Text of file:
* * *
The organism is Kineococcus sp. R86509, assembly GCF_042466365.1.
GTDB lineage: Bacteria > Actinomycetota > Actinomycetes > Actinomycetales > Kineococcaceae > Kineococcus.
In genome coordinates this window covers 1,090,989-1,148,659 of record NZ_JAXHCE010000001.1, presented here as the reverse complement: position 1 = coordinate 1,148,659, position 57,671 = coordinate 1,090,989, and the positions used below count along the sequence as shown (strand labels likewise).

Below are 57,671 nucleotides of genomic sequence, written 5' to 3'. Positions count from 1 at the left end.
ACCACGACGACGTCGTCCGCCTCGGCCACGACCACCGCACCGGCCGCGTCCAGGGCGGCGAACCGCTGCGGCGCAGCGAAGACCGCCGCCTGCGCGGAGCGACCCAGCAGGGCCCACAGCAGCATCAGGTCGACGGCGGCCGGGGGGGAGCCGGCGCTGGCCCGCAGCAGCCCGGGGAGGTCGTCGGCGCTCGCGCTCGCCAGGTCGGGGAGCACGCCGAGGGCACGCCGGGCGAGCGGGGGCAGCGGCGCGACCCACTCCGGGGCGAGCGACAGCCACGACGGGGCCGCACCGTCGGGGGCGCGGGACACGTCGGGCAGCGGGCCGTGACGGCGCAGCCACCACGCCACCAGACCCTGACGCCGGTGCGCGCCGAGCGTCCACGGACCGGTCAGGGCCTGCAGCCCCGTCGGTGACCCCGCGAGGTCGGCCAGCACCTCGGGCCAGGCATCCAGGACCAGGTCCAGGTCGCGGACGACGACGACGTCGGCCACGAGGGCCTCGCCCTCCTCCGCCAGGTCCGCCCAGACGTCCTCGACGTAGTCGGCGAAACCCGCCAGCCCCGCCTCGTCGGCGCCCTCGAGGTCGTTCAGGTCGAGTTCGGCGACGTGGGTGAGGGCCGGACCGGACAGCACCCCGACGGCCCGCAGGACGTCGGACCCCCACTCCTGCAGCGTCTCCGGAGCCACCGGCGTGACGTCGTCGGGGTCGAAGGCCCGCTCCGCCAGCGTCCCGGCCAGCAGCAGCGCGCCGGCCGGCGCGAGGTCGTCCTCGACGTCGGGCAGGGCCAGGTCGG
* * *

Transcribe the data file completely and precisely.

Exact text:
The organism is Kineococcus sp. R86509, assembly GCF_042466365.1.
GTDB lineage: Bacteria > Actinomycetota > Actinomycetes > Actinomycetales > Kineococcaceae > Kineococcus.
In genome coordinates this window covers 1,090,989-1,148,659 of record NZ_JAXHCE010000001.1, presented here as the reverse complement: position 1 = coordinate 1,148,659, position 57,671 = coordinate 1,090,989, and the positions used below count along the sequence as shown (strand labels likewise).

Below are 57,671 nucleotides of genomic sequence, written 5' to 3'. Positions count from 1 at the left end.
ACCACGACGACGTCGTCCGCCTCGGCCACGACCACCGCACCGGCCGCGTCCAGGGCGGCGAACCGCTGCGGCGCAGCGAAGACCGCCGCCTGCGCGGAGCGACCCAGCAGGGCCCACAGCAGCATCAGGTCGACGGCGGCCGGGGGGGAGCCGGCGCTGGCCCGCAGCAGCCCGGGGAGGTCGTCGGCGCTCGCGCTCGCCAGGTCGGGGAGCACGCCGAGGGCACGCCGGGCGAGCGGGGGCAGCGGCGCGACCCACTCCGGGGCGAGCGACAGCCACGACGGGGCCGCACCGTCGGGGGCGCGGGACACGTCGGGCAGCGGGCCGTGACGGCGCAGCCACCACGCCACCAGACCCTGACGCCGGTGCGCGCCGAGCGTCCACGGACCGGTCAGGGCCTGCAGCCCCGTCGGTGACCCCGCGAGGTCGGCCAGCACCTCGGGCCAGGCATCCAGGACCAGGTCCAGGTCGCGGACGACGACGACGTCGGCCACGAGGGCCTCGCCCTCCTCCGCCAGGTCCGCCCAGACGTCCTCGACGTAGTCGGCGAAACCCGCCAGCCCCGCCTCGTCGGCGCCCTCGAGGTCGTTCAGGTCGAGTTCGGCGACGTGGGTGAGGGCCGGACCGGACAGCACCCCGACGGCCCGCAGGACGTCGGACCCCCACTCCTGCAGCGTCTCCGGAGCCACCGGCGTGACGTCGTCGGGGTCGAAGGCCCGCTCCGCCAGCGTCCCGGCCAGCAGCAGCGCGCCGGCCGGCGCGAGGTCGTCCTCGACGTCGGGCAGGGCCAGGTCGG